“While many women, Black, and Latino professionals have taken steps to find a new job, the silver lining for companies is that these same professionals are willing to stay if given support and the chance to grow through talent mobility opportunities,” writes Andrew McCaskill, a senior director and career expert at LinkedIn. In a new Fortune opinion piece, 3 strategies managers need to know to keep diverse talent from walking out the door, McCaskill provides a thoughtful guide to help companies understand the concerns of employees amid the Great Resignation. Employee engagement and creating a sense of purpose amid remote and hybrid work has become a top concern for CFOs, according to an August PwC report. And 60% said they plan to advance diversity and inclusion efforts internally, including leadership and mentoring programs. But as McCaskill points out, direct managers are on the frontline when it comes to retention. And training is required to meet that need.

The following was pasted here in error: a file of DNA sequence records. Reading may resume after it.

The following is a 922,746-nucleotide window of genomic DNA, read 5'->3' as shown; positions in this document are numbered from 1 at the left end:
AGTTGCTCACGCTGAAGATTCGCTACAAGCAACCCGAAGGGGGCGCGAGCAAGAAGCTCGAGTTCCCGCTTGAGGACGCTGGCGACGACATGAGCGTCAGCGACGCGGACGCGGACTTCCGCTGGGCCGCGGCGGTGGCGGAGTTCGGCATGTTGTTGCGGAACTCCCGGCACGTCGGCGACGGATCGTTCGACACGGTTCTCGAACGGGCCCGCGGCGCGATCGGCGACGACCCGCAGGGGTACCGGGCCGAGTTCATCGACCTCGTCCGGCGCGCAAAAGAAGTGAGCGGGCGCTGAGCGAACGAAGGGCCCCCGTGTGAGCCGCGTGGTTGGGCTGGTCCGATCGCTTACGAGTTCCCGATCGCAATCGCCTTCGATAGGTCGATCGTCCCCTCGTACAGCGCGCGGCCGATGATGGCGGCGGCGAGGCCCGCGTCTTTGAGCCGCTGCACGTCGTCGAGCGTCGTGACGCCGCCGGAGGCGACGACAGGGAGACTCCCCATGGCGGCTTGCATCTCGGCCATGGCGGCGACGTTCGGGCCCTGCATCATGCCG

In February, Intel CEO Patrick Gelsinger took on the job of “turning around an icon; the company that put ‘Silicon’ into Silicon Valley,” Gelsinger said at Fortune’s Brainstorm Tech conference in Half Moon Bay, Calif., on Wednesday. Now, “do that in the middle of a pandemic, in the middle of a global semiconductor shortage, and in the context of a geopolitically unstable situation—that’s a big job,” he said. Gelsinger returned to Intel, where he began his career in 1979, to work towards returning the tech giant to a leading position in the marketplace, he said. To get back on track, Intel had to return to its roots as a “data-driven, engineering and technology-centric company,” he said. “As I like to call it, the geek is back,” Gelsinger commented. He discussed how Intel is positioning itself as a major competitor in semiconductor manufacturing, which takes a lot of capital. Gelsinger estimated the company will spend a net of $25 to $28 billion on its factories next year, and more thereafter. 

Thanks for reading. Enjoy your weekend.

Sheryl Estrada